This locomotive was rescued from Barry Scrapyard with no tender.
There are other members of the class in existence and this member is being
converted to the tank engine version, of which none now exist. She
will become 84030.
In Sheffield Park yard. Work is proceeding on parts of the frames.
Her boiler is in the background under the green tarpaulin. The wheels
in front are those of the new Brighton Atlantic's tender. 31.03.02.
The front end of the locomotive, 16th June 2003.
The view from the other end, showing some of 78059's wheels. The
tank engine behind is P-class 31178. 16.06.03.
One of the smaller bogie wheels amongst the undergrowth, 16th June 2003.
The boiler, summer 2004.
84030's new chimney, with an information panel about the project above
it, 18th April 2003.
The information panel reads as follows:
The creation of a BR class 2 tank
This brand new chimney is part of a major project to re-create
an example of the final design of branch line tank engine, known as the
British Railways Standard class 2 tank.
30 of these locomotives were built, 20 at Crewe in 1953 and 10 at Darlington
during 1957. All were scrapped between 1963 and 1965.
The new BR class 2 tank
However, during the 1960's a South Wales scrap merchant
bought more than 200 redundant steam locomotives, of which 4 were of the
tender version and used the same boiler, cylinders, wheels etc as the tank
engine. Unique circumstances allowed these locomotives to remain in
existence for many years, and thus gave us the opportunity for them to be
purchased for preservation. Number 78059 was the last of the 4 to leave
the scrap yard in 1983, but the price of £9500 paid by the Bluebell
members did not include the tender. This had been removed and sold
to an unknown buyer some years before.
The old BR class 2 tender locomotive
The absence of a tender gave rise to the idea of converting
the locomotive in to the tank version, a costly exercise. Costs were
assessed and it was concluded that it would be cheaper to convert it than
to construct a new tender. This combined with the fact that a tank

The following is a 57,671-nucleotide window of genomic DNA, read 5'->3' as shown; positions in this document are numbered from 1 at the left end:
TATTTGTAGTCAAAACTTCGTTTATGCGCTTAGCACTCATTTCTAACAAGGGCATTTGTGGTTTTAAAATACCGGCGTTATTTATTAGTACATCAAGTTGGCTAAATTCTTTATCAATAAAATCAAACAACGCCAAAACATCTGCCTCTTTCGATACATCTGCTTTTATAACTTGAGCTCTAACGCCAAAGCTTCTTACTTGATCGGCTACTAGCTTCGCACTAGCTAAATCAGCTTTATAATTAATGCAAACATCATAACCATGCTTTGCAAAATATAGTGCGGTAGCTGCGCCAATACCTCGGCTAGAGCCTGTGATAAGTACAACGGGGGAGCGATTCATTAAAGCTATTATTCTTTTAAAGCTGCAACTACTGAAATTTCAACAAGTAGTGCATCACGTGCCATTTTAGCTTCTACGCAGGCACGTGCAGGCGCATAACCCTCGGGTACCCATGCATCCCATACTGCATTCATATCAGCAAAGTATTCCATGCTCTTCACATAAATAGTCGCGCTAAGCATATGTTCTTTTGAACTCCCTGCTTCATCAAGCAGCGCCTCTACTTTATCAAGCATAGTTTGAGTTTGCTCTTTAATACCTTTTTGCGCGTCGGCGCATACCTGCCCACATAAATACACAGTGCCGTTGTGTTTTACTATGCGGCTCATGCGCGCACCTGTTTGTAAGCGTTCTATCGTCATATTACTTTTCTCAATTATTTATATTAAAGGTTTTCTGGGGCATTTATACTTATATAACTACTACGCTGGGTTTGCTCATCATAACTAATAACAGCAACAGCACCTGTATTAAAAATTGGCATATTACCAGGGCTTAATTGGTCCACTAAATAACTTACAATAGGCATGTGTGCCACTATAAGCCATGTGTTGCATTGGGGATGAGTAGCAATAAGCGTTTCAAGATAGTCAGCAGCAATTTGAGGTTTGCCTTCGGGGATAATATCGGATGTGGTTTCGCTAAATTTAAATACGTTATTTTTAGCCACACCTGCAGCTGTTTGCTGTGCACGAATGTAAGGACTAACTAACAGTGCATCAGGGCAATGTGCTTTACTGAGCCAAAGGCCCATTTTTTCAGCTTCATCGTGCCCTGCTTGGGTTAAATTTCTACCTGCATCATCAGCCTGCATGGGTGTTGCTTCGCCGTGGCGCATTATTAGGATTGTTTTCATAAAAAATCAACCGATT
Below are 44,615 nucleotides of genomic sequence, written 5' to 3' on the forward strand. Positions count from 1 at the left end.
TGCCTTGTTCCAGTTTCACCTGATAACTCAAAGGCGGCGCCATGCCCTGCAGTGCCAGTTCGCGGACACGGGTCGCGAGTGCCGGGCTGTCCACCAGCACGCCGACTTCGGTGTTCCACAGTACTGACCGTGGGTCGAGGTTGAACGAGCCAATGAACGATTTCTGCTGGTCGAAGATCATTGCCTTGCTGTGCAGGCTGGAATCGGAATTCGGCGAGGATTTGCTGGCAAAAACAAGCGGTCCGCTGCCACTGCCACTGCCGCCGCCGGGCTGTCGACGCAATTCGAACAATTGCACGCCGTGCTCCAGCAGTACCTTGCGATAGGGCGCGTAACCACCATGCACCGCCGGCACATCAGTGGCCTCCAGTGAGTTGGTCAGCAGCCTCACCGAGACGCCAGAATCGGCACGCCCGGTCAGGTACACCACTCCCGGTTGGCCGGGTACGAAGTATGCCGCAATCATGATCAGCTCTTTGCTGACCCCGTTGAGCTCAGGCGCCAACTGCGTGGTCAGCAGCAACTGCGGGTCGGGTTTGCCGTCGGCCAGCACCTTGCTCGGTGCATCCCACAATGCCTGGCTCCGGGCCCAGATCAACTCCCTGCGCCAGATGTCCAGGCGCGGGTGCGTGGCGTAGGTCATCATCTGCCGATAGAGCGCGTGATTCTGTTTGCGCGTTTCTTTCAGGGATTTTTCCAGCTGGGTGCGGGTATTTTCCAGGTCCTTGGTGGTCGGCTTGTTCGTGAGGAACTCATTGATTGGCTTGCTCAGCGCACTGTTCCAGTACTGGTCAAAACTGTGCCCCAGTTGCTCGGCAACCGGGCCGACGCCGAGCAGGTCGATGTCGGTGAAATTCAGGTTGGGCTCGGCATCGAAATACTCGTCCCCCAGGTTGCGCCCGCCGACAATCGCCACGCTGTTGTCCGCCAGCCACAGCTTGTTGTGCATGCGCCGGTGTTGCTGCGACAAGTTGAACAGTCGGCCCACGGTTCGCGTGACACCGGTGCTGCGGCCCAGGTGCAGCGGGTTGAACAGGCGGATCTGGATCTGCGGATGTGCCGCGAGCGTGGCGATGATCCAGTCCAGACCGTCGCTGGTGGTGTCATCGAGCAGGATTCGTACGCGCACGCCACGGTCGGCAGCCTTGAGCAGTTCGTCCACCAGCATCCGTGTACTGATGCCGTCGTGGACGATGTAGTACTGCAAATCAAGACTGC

locomotive would be more suitable for Bluebell operations where the engine
would be required to run backwards for half its day's duties, plus the desire
to re-create an otherwise extinct class of engine resulted in the decision
How do we proceed?
As with all restoration projects the remains are dismantled,
as you can see, they are then cleaned and inspected by Bluebell engineers.
Some of the parts will be refitted after simply repainting, others can be
repaired and reused, but some are suitable only as patterns from which
new ones can be remanufactured. This project however needs many additional
new parts because we are changing the design. Fortunately the National
Railway Museum holds many of the drawings from which the original locomotives
were made and we have purchased a number of these already.
Progress so far.
Work at present is concerned with inspection, refurbishment
and refitting valve gear. New parts are being made for the rear pony
truck and attention is also being given to the frames (chassis) with a view
to putting back the wheels, which have already been repaired and the axles
The frames need to be extended by about 8 feet. This will be made
as a separate unit complete with a rear buffer beam and the assembly welded
to the existing frames by a certified welder. This practice was commonly
used as a method of repair by Britain's railways. Completion of the
new rear pony truck, for which we already have the wheels, axle boxes, springs
and a number of smaller parts, will produce the "rolling chassis".
Work will then concentrate on making the new water tanks, cab and coalbunker.
The last item to be repaired will be the boiler, which preliminary inspections
have shown is very worthy of repair.
How long will it take and how much will it cost?
Completion of this project will take many years and cost
well in excess of £100,000 but it will produce a unique example of
a historically important locomotive.
We hope you found this summary of the Class 2 project of interest and perhaps
feel you are able to help Bluebell members recreate an "ideal" locomotive
with the aid of a small donation.